### Motivic Cell Structure of Toric Surfaces

Wednesday, April 17th, 2013 | Author: Konrad Voelkel

In this post I'll do a few very explicit computations for motivic cell structures of smooth projective toric varieties coming from the Białynicki-Birula decomposition, namely and Hirzebruch surfaces. It is a bit lengthy but maybe helpful to anyone who wants to do some explicit calculations with BB-decompositions. I hope you're accustomed to toric varieties, but I won't do anything fancy. You can safely skip the motivic part of this post.

I wrote about motivic cell structures and the Białynicki-Birula decomposition before. Here I'll explain how to compute a motivic cell structure out of the BB-decomposition *explicitly* and how to get an *explicit* BB-decomposition for any smooth complete toric variety. Then I'll do the examples.

### Explicit Motivic Cell Structure

As described in the last post about Białynicki-Birula's *Annals* paper from 1972/73, for a -action on a smooth complete variety over a (possibly non-closed) field (of arbitrary characteristics), there is the plus-decomposition, giving us for each fixed point a subscheme which is isomorphic to an affine space . The number is the dimension of the positive weight part (with respect to the induced -action) of the (co)tangent space of at .

There is another paper of Białynicki-Birula, published in 1976 in the *Bulletin de l'académie polonaise des sciences, Série des sciences math.*, where it is proved that the BB-decomposition of smooth *projective* varieties is *filtrable*, which means that one can choose an order on the fixed points and a partition of into blocks (where is the dimension of ) such that for the union of cells of each block, the are closed subschemes of that form a finite decreasing sequence

Here every is a proper inclusion. The proof uses Sumihiro's equivariant completion, which provides an equivariant closed immersion into a projective space with linear torus action, so there one can filter the projective space by the weights of this action and that provides the closed immersions. If one wants to compute something, one can of course figure out a good order of the fixed points by hand, without looking at equivariant embeddings at all. At the moment, I don't know any algorithm other than brute force to do that.

Now we build a motivic cell structure out of this. This is slightly unusual, as the attaching maps arise "the other way around" than one would expect. If it confuses you, the examples below might provide illumination.

The open subscheme has complement isomorphic to a disjoint union of some .

Look at the closed immersion of smooth schemes and its normal bundle . By the homotopy purity theorem of Morel and Voevodsky we have

If we want to handle more cells at once, we just define by

to be a homotopy cofiber sequence.

One more homotopy cofiber construction gives us , an attaching map of into that gives us, as next homotopy cofiber, the space . So this produces inductively a stable motivic cell structure on , since for a cofiber sequence with two stably cellular spaces, a theorem of Dugger and Isaksen shows that the third space is also stably cellular.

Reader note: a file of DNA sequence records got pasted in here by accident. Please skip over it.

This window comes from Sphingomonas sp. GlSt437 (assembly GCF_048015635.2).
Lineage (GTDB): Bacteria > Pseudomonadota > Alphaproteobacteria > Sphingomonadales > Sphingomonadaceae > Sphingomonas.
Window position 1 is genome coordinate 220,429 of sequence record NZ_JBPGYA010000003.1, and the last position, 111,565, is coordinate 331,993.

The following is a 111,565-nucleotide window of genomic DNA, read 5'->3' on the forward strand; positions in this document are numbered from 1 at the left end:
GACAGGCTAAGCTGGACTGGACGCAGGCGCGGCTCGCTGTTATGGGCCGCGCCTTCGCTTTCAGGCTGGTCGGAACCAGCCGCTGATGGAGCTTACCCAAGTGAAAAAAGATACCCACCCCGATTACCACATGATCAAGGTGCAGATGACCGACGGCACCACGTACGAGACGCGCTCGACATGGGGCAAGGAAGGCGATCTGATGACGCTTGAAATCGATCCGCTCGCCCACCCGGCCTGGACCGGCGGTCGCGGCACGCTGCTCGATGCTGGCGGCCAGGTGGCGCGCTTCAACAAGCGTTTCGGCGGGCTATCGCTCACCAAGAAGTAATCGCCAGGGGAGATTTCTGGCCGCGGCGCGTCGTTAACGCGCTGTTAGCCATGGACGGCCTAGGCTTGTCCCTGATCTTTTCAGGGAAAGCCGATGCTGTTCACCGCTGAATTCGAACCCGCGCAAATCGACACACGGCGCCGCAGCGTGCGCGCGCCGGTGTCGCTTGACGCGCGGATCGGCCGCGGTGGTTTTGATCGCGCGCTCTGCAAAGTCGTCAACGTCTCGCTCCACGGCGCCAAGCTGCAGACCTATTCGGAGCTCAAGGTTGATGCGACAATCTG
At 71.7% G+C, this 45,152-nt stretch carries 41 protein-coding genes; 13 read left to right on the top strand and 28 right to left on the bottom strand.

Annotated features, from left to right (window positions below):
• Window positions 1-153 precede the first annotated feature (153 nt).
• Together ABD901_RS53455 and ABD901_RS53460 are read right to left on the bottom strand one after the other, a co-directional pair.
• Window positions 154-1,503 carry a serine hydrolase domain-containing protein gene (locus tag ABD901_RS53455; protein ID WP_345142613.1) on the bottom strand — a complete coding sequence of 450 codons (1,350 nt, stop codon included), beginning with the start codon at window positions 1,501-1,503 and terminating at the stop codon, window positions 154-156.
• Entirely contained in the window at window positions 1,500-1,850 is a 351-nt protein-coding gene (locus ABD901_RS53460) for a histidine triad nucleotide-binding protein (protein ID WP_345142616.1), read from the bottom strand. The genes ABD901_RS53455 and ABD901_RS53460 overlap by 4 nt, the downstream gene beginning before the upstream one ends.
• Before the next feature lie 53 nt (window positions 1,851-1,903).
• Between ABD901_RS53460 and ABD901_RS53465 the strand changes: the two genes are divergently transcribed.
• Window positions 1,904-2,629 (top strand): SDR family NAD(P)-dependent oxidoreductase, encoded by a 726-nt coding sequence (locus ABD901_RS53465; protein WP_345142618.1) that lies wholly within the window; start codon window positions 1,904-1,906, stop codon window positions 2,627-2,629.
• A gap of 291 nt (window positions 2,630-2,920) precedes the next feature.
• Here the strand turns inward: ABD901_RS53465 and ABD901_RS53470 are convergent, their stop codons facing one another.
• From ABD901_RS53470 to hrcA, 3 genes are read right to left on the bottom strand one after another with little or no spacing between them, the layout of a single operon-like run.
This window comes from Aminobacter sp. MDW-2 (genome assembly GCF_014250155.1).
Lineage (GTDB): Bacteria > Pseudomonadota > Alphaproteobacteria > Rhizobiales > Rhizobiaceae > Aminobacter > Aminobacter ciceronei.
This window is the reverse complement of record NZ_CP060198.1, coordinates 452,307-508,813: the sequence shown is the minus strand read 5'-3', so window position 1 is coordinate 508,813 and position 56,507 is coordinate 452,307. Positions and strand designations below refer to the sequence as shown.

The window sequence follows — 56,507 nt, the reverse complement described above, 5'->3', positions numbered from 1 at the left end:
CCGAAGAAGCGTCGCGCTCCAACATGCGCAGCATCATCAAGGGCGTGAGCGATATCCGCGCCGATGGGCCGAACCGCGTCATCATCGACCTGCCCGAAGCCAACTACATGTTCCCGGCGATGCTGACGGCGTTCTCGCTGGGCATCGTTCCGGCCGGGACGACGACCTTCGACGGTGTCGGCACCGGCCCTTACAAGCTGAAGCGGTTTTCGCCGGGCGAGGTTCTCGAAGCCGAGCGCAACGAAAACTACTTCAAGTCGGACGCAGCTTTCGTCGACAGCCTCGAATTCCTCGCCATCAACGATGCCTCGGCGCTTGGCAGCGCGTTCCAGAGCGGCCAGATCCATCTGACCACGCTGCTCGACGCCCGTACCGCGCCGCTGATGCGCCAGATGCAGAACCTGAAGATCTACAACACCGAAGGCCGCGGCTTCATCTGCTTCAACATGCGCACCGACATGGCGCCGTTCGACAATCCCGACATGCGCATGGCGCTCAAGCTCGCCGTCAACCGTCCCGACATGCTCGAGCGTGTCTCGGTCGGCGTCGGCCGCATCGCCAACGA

That toric varieties have a motivic cell structure (without referring to the BB-decomposition) is already contained in the paper of Dugger and Isaksen *Motivic Cell Structures*.

### Motives

From a homotopy cofiber sequence we get a distinguished triangle in the category of motives of the reduced motives . Like with reduced and unreduces cohomology theories, , so we can compute motives of varieties from homotopy cofiber sequences.

### Concrete -actions with isolated fixed points

It is long known for toric varieties, that any torus cocharacter in general position (in the cocharacter lattice) has the same fixed points as the torus. To describe explicit cell decompositions, one needs to know which cocharacter is "in general position" and which cocharacter has a larger fixed point set. A cocharacter fixes an orbit if is inside the linear subspace generated by . The full torus has as fixed points those with of maximal dimension. To pick a good cocharacter, one just has to avoid the hyperplanes spanned by the codimension 1 cones in the fan.

### The Projective Line

The fan of the projective line consists of the cone and the cones generated by and respectively. The affine variety corresponding to the -cone is and the affine variety corresponding to the -cone is . Their intersection is the affine variety corresponding to the cone , which is the torus .

The torus acts on itself via the group multiplication, and it acts on and trivially, i.e. these are the fixed points of the action. If you prefer homogeneous coordinates, acts on as , so we have and .

The Kähler differentials are and . The induced -action is and , respectively. We see that the positive weight part at is everything, while at it is nothing. Consequently, the orthogonal at is nothing and at it is everything. Under we get an isomorphic preimage of this orthogonal and take the ideal generated by it. This gives us ideals and . They correspond to the cells and .

This is already the BB-decomposition: .

The BB-filtration of is (with ) just .